Anchorage Assembly directs city to create online checkbook to increase transparency

Anchorage Assembly member Chris Constant at the Loussac Library on June 7, 2022. Constant introduced an ordinance to create a city online checkbook for public access of financial information. (Wesley Early/Alaska Public Media)

The Anchorage Assembly voted Tuesday night to make city financial transactions and contracts available online. 

The move comes amid concerns from Assembly members about the amount of time it’s taken them to get financial information through records requests to Mayor Dave Bronson’s administration.

Assembly vice chair Chris Constant said the financial information should be public and easily accessible. He introduced the ordinance, passed unanimously Tuesday, that directs the city to create an online checkbook, similar to a tool used by the state.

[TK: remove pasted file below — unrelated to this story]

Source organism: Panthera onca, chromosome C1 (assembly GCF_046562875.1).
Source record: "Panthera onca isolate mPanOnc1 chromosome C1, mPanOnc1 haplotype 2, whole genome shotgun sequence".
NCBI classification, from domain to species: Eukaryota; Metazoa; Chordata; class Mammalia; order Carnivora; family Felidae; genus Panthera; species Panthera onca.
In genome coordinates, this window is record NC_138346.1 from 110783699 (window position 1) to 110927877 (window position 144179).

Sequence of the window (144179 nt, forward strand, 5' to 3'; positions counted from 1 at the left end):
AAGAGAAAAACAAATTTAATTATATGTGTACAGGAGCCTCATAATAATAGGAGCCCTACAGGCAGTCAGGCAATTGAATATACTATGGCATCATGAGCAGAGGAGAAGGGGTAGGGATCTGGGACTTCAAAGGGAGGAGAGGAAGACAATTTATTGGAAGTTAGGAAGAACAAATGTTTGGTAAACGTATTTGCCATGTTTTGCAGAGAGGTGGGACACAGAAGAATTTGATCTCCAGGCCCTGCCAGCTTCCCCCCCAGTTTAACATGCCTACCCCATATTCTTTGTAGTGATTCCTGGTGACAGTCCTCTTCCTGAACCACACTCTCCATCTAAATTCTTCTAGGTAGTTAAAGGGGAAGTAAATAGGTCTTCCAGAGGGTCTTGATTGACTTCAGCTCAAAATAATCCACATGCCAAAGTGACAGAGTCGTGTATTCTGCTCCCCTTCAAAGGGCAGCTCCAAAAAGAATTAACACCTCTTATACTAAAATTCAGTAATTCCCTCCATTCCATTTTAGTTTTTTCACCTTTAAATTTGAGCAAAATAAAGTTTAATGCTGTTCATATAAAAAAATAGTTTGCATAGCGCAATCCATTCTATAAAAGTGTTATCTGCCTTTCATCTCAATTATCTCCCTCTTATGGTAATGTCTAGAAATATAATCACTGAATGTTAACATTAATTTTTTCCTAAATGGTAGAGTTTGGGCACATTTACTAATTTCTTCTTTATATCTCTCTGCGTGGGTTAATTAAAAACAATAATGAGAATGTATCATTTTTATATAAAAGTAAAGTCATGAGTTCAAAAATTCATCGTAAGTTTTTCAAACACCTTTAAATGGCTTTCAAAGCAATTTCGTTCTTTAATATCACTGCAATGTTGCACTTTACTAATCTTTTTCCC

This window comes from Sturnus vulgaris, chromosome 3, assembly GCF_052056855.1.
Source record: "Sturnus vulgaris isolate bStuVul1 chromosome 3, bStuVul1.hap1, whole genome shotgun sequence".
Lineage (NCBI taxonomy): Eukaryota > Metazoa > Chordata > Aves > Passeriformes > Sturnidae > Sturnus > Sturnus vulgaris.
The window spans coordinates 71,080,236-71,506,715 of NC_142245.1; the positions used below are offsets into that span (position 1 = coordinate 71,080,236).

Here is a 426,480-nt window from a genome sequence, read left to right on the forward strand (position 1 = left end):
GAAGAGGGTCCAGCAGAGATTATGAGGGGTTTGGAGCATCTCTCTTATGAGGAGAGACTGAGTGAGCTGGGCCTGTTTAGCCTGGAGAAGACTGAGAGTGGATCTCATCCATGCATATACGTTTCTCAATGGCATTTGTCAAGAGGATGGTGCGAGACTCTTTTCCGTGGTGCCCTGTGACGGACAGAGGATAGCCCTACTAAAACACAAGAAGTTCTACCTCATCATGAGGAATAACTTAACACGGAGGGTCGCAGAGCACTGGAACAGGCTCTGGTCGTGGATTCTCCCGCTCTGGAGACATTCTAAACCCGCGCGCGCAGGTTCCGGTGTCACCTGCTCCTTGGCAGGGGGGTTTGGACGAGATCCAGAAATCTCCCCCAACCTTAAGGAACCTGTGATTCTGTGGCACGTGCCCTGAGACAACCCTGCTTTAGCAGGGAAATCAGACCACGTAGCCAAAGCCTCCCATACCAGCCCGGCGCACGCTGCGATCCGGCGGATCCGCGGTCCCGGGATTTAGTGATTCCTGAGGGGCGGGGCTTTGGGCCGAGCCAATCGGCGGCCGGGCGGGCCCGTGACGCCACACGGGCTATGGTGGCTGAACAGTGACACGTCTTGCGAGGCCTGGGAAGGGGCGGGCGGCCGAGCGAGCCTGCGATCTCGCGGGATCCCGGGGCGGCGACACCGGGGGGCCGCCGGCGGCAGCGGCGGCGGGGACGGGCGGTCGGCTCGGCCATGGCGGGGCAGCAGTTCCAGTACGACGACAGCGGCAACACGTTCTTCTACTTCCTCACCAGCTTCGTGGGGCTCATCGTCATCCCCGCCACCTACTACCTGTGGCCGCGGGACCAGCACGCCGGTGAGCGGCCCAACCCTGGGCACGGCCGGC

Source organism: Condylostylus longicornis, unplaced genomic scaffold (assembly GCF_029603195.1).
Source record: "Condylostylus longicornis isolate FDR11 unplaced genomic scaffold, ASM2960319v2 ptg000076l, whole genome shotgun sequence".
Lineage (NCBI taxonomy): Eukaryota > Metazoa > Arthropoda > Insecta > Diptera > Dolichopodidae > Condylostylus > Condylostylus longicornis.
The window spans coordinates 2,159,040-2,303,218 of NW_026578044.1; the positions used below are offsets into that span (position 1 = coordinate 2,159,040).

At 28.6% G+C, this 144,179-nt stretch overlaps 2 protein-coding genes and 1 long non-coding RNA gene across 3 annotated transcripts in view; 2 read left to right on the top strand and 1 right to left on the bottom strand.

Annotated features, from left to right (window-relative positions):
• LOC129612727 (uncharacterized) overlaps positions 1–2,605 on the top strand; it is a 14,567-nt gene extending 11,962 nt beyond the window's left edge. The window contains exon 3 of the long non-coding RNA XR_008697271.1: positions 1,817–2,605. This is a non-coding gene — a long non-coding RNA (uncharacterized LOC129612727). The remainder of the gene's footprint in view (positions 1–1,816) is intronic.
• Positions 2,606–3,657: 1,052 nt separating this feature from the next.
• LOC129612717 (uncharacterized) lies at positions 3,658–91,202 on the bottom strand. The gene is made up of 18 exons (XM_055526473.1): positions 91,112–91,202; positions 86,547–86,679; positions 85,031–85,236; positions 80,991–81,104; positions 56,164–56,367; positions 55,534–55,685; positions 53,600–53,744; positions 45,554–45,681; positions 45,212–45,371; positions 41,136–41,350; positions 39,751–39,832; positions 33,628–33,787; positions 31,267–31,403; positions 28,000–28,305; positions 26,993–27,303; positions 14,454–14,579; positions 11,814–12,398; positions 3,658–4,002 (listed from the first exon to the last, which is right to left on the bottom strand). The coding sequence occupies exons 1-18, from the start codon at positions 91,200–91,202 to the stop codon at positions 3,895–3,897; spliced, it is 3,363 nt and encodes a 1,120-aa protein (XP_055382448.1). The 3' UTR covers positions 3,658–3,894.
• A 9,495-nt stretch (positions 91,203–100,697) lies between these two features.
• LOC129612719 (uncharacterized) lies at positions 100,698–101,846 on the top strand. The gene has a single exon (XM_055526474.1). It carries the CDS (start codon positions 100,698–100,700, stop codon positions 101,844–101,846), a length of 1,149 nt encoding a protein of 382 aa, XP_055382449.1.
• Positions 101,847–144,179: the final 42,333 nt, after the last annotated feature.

“Records that are public like this should be made public by default and not by request,” Constant said. “Because we’ve seen, of late, that certain documents that should take 15 to 20 minutes to find in the municipal records are taking weeks and months.”

Assembly members have also raised concerns about how the Bronson administration has carried out contracts. In January, a bombshell letter from ousted Municipal Manager Amy Demboski described allegations that Bronson had improperly granted contracts without Assembly approval. 

Bronson expressed support for the creation of an online checkbook during Tuesday’s meeting.

“The execution of it might be a little complex in the very near term,” Bronson said. “I think it’s an IT issue right now. But again, we obviously support this.”

The ordinance directs the city to establish the online checkbook before Jan. 1 of next year. Creating the checkbook is anticipated to cost the city less than $30,000. 

Wesley Early covers Anchorage life and city politics for Alaska Public Media. Reach him at and follow him on X at @wesley_early. Read more about Wesley here.

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